Do you know how to program a computer in Java or Python? Thanks to the enterprising work of some employee volunteers in Eagan, Minn., several dozen young middle school students have learned valuable skills that could someday lead to careers in technology.

After noticing a lack of computer programming classes in schools, a group of Thomson Reuters technologists organized a series of classes for children of employees. The volunteers developed their own curriculum, served as instructors, and held classes on Saturday mornings.

The students learned the basics of the Python or Java languages. In doing so, they got first-hand experience in the computer coding intricacies that power the smartphones, computers and video games that many of them use every day. For some, this introduction to the world of programming could spark an interest that might one day lead to a career in technology.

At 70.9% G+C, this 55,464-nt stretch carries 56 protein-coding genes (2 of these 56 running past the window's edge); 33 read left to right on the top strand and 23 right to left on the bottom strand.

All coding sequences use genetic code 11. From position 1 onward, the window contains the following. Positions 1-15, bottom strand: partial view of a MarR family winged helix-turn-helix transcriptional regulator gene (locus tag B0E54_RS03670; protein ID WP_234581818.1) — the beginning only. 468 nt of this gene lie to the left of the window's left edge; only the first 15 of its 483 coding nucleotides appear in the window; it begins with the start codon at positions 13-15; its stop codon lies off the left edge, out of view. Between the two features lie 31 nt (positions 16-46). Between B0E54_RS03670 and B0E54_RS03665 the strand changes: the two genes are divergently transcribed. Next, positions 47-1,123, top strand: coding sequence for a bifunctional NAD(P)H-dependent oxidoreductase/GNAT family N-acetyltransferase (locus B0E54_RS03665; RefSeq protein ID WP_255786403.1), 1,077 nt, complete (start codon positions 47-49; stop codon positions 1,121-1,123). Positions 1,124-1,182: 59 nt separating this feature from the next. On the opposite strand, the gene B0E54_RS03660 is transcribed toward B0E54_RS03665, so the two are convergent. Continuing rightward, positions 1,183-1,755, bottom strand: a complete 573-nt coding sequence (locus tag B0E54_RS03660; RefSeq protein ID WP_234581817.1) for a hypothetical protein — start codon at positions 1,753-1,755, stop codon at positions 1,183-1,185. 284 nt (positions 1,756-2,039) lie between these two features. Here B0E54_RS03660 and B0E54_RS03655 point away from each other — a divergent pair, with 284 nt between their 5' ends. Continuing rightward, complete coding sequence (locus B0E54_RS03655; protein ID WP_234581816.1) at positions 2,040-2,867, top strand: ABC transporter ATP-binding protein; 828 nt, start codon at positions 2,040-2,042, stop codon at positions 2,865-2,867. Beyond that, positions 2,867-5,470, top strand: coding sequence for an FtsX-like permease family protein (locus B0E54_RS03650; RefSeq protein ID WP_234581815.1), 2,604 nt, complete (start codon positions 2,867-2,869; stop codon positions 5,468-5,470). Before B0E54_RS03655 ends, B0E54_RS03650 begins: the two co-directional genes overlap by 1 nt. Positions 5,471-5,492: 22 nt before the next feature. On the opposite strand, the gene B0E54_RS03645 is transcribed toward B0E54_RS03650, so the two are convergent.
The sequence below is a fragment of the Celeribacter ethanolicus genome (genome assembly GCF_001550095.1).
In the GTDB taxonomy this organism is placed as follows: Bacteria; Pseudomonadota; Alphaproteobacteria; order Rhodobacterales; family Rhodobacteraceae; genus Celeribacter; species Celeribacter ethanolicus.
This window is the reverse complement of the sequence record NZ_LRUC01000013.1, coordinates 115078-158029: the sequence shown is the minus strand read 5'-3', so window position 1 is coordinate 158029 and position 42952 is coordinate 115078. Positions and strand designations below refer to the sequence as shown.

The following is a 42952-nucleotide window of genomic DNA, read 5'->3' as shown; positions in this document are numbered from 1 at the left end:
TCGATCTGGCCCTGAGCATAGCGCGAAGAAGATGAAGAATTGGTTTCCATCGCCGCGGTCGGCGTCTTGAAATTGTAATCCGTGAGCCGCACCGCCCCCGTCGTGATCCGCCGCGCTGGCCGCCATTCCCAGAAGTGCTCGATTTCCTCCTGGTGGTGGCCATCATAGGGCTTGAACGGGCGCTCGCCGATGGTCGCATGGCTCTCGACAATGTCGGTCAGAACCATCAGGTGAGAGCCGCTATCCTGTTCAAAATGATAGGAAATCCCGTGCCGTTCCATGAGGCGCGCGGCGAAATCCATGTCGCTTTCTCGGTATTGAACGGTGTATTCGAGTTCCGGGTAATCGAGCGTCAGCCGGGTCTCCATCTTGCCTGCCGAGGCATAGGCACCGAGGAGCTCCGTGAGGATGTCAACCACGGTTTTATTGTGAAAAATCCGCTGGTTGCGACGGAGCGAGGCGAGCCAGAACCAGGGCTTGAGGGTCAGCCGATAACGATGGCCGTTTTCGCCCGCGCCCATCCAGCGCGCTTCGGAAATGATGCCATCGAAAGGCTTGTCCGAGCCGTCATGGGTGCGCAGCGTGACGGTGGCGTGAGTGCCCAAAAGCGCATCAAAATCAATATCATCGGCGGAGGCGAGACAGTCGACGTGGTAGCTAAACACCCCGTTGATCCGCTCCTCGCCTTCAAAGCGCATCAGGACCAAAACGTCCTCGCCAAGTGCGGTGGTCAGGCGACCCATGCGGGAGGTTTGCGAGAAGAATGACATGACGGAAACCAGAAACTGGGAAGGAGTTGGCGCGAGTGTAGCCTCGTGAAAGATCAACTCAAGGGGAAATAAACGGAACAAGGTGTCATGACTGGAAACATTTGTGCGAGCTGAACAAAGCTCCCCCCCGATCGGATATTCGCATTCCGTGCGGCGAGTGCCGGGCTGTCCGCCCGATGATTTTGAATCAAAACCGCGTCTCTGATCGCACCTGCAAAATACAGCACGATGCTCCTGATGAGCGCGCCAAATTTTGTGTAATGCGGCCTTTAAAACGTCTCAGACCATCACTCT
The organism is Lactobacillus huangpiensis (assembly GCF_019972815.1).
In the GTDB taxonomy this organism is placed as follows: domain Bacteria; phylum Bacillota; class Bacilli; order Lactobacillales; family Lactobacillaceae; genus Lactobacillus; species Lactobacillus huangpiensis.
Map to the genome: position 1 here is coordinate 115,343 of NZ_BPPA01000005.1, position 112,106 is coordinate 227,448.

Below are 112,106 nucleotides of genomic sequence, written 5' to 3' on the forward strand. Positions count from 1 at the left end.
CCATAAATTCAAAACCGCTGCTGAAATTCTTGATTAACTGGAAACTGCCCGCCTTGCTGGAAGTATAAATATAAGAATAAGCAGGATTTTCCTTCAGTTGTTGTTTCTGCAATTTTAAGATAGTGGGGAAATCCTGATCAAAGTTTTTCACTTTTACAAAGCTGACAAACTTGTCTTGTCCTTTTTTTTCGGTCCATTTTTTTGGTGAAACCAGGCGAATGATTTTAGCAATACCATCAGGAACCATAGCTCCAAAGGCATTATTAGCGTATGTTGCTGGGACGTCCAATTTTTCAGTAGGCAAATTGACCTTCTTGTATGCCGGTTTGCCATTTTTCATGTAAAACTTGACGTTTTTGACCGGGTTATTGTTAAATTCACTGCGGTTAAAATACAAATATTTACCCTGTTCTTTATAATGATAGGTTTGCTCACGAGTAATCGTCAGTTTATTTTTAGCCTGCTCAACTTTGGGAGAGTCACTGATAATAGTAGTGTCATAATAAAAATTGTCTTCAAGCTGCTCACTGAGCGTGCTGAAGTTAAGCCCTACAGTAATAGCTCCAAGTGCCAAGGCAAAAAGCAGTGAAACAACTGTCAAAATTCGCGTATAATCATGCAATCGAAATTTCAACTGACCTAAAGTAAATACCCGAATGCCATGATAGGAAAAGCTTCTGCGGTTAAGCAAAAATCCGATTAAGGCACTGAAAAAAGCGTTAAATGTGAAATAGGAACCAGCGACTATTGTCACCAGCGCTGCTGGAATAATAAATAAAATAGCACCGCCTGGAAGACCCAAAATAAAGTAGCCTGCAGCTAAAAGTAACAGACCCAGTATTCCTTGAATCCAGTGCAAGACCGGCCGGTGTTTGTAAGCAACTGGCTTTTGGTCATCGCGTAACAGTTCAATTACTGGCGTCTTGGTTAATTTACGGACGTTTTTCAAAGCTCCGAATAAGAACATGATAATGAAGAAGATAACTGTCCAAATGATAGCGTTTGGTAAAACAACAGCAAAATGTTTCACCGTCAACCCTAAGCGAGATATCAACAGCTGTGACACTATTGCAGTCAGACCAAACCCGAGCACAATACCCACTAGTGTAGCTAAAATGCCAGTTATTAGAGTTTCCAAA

COO of Technology Rick King awarded certificates to the students on the final day of classes to mark their achievements. King, who encouraged the employee volunteers in their efforts, recently blogged about the classes, which have stirred similar interest in other Thomson Reuters locations.

The St. Paul Pioneer Press took notice of the classes, and ran a story in their Sunday edition. The story noted that while more than 1.4 million computer jobs will need to be filled by 2020, fewer than one in ten schools currently offer programming classes.

Watch a video here of students commenting on the coding classes.

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